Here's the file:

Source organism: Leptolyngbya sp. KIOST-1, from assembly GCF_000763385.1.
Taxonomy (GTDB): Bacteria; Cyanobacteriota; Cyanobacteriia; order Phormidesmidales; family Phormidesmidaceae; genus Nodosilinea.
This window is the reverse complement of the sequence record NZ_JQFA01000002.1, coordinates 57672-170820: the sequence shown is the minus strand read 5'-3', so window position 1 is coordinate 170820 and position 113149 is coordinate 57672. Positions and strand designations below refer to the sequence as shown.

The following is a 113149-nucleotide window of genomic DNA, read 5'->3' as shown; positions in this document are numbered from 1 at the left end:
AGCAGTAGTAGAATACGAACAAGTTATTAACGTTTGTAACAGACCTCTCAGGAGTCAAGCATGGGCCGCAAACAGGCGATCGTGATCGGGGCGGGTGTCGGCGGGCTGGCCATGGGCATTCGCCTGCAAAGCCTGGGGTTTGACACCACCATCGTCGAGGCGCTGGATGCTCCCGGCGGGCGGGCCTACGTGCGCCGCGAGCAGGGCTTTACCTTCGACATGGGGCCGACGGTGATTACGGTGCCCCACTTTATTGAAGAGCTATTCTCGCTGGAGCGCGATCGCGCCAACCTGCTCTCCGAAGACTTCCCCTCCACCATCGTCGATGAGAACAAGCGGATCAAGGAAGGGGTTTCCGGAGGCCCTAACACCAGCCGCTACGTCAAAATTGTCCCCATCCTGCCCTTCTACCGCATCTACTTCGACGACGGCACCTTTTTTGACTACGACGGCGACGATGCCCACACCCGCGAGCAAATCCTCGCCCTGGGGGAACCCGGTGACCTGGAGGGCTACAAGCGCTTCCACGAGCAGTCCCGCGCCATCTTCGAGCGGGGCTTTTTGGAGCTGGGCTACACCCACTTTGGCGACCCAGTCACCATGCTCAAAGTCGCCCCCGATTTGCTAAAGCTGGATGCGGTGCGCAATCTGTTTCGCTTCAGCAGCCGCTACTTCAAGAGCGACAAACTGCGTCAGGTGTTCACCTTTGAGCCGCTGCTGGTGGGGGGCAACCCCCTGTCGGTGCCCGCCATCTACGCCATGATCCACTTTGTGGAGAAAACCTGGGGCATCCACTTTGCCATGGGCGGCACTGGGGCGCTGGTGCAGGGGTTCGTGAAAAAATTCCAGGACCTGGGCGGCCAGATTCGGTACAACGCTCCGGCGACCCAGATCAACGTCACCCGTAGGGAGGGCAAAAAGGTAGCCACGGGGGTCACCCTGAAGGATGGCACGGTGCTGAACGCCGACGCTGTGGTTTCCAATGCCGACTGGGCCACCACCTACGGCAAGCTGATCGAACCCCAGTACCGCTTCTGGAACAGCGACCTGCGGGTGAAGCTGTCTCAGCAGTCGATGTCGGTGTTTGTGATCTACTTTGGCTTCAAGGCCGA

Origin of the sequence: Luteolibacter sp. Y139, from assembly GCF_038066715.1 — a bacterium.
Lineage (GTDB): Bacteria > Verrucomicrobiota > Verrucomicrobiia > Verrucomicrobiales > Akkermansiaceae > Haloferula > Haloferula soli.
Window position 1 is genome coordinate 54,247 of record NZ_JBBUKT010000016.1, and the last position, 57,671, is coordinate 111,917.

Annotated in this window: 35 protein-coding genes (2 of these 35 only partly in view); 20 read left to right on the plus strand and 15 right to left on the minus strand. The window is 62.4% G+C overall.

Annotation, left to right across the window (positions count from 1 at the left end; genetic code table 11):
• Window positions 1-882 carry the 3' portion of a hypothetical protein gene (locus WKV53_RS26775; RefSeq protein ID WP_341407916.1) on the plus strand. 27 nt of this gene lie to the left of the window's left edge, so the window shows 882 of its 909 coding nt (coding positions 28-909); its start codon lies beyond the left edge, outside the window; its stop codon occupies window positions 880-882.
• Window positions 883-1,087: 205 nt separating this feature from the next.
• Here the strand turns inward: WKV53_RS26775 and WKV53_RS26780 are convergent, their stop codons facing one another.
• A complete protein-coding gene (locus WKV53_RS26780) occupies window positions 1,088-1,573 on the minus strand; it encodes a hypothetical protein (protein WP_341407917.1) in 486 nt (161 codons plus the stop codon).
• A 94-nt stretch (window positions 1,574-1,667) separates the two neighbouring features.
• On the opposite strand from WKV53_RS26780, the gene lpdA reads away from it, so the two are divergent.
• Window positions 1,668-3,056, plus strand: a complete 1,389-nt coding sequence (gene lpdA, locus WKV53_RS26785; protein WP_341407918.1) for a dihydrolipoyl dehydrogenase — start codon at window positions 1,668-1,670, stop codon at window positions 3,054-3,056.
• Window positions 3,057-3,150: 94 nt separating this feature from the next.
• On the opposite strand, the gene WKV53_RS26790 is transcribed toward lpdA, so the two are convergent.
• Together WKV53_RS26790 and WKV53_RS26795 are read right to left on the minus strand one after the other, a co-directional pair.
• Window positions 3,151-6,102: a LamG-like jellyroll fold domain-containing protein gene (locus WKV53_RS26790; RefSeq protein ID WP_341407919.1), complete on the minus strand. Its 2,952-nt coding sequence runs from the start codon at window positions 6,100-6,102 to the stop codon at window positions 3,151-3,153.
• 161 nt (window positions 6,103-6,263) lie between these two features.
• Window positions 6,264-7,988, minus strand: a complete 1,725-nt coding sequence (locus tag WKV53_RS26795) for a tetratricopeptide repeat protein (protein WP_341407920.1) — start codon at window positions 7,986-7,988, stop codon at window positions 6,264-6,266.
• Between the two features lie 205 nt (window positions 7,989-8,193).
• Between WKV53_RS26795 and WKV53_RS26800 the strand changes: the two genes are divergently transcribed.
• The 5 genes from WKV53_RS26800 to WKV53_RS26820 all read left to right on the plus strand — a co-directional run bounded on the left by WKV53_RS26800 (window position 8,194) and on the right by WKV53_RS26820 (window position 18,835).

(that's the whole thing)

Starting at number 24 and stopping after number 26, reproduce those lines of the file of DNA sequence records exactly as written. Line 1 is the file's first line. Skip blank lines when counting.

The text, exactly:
• Between the two features lie 205 nt (window positions 7,989-8,193).
• Between WKV53_RS26795 and WKV53_RS26800 the strand changes: the two genes are divergently transcribed.
• The 5 genes from WKV53_RS26800 to WKV53_RS26820 all read left to right on the plus strand — a co-directional run bounded on the left by WKV53_RS26800 (window position 8,194) and on the right by WKV53_RS26820 (window position 18,835).